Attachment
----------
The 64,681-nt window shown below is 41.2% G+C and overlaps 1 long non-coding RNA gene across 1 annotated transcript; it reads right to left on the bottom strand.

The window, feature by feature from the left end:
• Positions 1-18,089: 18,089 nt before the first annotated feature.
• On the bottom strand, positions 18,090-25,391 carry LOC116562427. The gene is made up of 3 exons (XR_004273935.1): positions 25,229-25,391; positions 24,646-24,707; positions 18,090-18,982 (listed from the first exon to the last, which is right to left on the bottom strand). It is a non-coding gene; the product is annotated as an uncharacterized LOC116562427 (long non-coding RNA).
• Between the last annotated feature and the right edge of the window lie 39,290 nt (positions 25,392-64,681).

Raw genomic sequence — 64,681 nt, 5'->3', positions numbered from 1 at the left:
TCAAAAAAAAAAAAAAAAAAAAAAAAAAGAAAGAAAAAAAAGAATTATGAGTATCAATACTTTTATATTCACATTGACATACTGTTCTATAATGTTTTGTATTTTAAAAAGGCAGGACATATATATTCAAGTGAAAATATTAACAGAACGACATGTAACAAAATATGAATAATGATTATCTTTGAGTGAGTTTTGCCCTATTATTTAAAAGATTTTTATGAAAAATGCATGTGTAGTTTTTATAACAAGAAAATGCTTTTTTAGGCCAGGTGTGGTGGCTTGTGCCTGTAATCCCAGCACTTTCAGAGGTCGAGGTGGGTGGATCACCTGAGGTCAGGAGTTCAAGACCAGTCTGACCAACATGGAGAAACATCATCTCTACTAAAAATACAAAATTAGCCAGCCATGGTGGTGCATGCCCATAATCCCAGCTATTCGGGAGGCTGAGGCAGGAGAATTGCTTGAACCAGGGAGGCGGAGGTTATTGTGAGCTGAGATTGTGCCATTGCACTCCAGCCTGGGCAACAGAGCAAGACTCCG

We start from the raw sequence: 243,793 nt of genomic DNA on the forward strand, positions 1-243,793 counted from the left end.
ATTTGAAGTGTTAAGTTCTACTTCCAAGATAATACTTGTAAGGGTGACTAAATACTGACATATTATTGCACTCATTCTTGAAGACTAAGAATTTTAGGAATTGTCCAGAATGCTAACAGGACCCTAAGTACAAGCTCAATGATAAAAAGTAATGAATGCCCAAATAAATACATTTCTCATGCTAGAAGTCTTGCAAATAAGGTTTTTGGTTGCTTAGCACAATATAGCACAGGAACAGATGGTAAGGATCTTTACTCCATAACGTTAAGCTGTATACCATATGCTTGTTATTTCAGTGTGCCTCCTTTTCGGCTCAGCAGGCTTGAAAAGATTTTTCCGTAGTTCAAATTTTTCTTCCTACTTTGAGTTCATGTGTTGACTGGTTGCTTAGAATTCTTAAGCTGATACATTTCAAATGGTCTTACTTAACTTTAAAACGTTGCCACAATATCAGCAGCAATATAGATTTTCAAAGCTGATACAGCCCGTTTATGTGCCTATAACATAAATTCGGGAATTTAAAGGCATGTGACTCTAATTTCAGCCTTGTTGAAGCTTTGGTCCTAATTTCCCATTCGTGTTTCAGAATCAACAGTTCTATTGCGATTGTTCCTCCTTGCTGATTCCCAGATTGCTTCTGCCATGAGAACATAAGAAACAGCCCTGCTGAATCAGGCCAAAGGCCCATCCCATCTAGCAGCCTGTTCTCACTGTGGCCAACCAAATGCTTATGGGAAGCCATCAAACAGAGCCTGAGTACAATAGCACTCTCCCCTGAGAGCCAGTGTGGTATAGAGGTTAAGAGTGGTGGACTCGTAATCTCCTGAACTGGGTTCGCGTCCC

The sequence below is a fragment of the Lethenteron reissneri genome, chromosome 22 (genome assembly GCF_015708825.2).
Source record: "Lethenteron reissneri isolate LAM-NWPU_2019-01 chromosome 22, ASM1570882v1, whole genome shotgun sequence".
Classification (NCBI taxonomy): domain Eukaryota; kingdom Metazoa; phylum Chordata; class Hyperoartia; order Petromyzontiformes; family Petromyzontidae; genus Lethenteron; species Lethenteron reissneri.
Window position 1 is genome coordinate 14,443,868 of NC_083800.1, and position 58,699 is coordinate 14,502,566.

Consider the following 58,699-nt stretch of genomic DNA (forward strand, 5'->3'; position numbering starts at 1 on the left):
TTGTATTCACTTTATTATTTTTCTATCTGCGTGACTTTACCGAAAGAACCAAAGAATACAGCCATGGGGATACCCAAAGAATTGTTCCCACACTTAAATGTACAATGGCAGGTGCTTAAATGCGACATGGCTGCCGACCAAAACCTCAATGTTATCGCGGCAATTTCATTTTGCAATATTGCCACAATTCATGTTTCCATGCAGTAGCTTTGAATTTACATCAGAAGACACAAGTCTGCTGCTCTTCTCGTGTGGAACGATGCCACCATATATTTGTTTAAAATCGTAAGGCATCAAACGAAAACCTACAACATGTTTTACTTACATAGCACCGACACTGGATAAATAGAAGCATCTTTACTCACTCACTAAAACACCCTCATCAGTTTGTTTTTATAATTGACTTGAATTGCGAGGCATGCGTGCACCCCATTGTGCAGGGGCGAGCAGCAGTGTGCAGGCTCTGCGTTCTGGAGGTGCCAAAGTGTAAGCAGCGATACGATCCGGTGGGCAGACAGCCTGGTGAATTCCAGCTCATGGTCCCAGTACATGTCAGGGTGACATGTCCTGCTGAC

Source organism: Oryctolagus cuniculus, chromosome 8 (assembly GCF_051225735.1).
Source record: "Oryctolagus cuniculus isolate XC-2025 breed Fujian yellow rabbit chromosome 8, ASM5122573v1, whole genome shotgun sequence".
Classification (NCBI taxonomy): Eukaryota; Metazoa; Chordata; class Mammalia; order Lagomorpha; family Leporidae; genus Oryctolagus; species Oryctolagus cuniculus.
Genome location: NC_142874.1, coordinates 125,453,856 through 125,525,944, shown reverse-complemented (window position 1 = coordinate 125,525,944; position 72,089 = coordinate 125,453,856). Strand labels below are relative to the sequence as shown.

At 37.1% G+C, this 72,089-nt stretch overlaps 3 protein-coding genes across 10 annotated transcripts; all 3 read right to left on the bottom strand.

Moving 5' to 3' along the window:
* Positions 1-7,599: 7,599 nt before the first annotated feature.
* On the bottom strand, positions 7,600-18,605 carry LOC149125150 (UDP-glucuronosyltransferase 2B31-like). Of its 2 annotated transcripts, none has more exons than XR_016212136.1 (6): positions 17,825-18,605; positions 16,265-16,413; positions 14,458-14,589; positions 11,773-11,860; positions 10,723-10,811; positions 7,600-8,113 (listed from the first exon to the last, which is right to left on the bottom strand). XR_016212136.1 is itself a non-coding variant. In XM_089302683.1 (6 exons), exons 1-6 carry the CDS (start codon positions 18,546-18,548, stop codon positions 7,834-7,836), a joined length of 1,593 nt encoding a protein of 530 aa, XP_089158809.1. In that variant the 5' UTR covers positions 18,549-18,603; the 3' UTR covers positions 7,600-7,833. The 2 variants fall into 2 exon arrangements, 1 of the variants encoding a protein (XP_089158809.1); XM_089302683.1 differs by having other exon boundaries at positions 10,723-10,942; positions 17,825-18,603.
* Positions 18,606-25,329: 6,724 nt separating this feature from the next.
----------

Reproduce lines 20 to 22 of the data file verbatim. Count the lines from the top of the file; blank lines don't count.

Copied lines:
At 37.1% G+C, this 72,089-nt stretch overlaps 3 protein-coding genes across 10 annotated transcripts; all 3 read right to left on the bottom strand.

Moving 5' to 3' along the window:
* Positions 1-7,599: 7,599 nt before the first annotated feature.